Concurrent Reaction and Plasticity during Initial Lithiation of Crystalline Silicon in Lithium-Ion Batteries
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In an electrochemical cell, crystalline silicon and lithium react at room temperature, forming an amorphous phase of lithiated silicon. The reaction front-the phase boundary between the crystalline silicon and the lithiated silicon-is atomically sharp. Evidence has accumulated recently that the velocity of the reaction front is limited by the rate of the reaction at the front, rather than by the diffusion of lithium through the amorphous phase. This paper presents a model of concurrent reaction and plasticity. We identify the driving force for the movement of the reaction front, and accommodate the reaction-induced volumetric expansion by plastic deformation of the lithiated silicon. The model is illustrated by an analytical solution of the co-evolving reaction and plasticity in a spherical particle. We derive the conditions under which the lithiation-induced stress stalls the reaction. We show that fracture is averted if the particle is small and the yield strength of lithiated silicon is low. Furthermore, we show that the model accounts for recently observed lithiated silicon of anisotropic morphologies. © 2011 The Electrochemical Society.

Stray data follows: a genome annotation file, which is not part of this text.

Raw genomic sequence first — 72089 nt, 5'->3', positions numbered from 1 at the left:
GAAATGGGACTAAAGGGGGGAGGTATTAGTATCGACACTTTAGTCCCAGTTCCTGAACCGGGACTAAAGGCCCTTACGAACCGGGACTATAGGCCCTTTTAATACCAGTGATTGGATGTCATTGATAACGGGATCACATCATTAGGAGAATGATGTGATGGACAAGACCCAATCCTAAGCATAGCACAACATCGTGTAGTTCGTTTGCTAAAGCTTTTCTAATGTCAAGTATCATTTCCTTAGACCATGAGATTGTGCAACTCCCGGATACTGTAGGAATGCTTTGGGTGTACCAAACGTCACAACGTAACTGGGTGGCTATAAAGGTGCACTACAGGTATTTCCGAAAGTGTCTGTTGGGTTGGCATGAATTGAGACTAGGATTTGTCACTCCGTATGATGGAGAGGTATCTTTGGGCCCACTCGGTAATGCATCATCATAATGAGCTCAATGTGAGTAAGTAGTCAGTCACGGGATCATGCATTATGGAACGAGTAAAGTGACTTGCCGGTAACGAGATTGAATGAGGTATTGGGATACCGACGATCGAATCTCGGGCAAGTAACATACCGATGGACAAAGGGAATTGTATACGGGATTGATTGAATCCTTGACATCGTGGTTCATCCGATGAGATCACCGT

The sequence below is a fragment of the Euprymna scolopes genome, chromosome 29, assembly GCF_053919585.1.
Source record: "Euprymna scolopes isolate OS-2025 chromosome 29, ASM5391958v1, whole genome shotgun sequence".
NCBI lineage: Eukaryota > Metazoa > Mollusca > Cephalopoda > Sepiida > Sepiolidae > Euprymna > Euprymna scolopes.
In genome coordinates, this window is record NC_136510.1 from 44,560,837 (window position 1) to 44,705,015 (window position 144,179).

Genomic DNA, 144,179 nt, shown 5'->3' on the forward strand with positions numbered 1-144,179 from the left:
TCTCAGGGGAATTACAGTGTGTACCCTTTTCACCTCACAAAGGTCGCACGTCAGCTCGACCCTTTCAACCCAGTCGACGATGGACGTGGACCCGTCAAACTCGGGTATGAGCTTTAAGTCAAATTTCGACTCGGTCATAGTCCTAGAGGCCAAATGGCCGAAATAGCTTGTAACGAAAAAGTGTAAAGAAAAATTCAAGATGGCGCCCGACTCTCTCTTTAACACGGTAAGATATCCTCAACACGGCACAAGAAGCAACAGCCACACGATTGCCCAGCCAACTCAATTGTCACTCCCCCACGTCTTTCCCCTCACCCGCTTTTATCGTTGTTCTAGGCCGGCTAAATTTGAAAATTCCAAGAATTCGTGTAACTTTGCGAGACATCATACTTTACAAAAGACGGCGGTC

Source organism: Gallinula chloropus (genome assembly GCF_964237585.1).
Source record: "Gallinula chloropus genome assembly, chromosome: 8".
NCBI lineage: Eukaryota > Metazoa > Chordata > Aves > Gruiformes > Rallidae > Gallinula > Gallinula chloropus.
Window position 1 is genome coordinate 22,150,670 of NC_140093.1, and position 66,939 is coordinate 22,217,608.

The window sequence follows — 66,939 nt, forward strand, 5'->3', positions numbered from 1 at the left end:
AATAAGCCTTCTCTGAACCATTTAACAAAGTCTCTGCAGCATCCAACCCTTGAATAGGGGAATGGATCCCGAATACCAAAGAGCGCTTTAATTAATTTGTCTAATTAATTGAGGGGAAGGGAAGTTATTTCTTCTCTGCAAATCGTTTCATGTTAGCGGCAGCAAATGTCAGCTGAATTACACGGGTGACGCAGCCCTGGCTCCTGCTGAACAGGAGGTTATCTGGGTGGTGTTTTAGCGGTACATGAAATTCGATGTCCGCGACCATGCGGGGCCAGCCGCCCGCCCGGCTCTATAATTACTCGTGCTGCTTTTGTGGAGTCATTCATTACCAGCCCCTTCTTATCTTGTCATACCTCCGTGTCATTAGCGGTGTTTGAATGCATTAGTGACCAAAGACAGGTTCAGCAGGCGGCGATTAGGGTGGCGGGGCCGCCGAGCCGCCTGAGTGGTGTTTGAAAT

author list (cited authors)
Zhao, K., Pharr, M., Wan, Q., Wang, W. L., Kaxiras, E., Vlassak, J. J., & Suo, Z.